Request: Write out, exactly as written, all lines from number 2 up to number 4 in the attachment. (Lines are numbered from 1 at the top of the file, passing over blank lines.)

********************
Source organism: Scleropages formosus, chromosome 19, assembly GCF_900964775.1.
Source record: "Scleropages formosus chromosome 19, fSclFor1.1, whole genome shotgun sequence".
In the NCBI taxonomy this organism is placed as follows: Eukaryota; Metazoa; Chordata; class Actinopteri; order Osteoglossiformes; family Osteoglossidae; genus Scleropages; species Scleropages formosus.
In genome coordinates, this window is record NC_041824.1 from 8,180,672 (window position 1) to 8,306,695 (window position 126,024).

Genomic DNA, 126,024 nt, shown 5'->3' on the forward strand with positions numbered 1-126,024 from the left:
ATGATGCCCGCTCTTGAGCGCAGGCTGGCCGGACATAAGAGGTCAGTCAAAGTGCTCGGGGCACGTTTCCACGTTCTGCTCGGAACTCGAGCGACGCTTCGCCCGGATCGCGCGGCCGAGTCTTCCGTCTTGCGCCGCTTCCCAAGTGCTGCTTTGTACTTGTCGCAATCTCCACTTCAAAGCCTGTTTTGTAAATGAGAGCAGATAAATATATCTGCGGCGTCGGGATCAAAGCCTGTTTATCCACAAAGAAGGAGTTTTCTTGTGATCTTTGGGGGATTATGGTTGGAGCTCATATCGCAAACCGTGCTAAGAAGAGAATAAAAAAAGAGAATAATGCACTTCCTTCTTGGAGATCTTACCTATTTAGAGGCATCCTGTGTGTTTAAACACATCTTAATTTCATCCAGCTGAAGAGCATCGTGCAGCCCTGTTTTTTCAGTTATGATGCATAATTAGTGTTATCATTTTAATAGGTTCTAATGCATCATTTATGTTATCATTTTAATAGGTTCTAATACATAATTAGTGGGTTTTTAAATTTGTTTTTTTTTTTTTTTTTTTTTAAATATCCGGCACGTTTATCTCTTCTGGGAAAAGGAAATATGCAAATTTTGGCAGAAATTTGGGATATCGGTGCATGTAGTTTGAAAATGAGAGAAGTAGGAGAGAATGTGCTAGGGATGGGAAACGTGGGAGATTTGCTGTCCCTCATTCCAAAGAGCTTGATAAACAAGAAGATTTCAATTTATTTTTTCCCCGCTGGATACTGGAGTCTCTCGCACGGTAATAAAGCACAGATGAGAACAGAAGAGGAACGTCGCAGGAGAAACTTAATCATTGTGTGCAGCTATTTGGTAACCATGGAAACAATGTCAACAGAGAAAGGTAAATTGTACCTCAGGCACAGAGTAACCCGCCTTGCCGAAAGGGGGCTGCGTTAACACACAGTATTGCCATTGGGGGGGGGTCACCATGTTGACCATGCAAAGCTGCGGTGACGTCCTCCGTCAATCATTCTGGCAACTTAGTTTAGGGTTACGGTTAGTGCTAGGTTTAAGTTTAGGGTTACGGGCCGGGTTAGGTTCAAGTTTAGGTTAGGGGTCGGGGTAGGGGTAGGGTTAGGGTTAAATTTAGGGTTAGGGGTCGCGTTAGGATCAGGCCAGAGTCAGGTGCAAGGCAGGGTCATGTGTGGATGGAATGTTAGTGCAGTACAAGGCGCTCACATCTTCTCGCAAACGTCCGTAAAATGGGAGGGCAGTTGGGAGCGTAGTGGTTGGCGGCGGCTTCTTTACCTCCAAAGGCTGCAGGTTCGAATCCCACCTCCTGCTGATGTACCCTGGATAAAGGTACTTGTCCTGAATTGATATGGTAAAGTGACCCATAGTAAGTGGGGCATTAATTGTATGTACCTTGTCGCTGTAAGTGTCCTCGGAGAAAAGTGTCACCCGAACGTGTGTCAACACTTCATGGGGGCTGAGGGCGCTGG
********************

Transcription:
Source record: "Scleropages formosus chromosome 19, fSclFor1.1, whole genome shotgun sequence".
In the NCBI taxonomy this organism is placed as follows: Eukaryota; Metazoa; Chordata; class Actinopteri; order Osteoglossiformes; family Osteoglossidae; genus Scleropages; species Scleropages formosus.
In genome coordinates, this window is record NC_041824.1 from 8,180,672 (window position 1) to 8,306,695 (window position 126,024).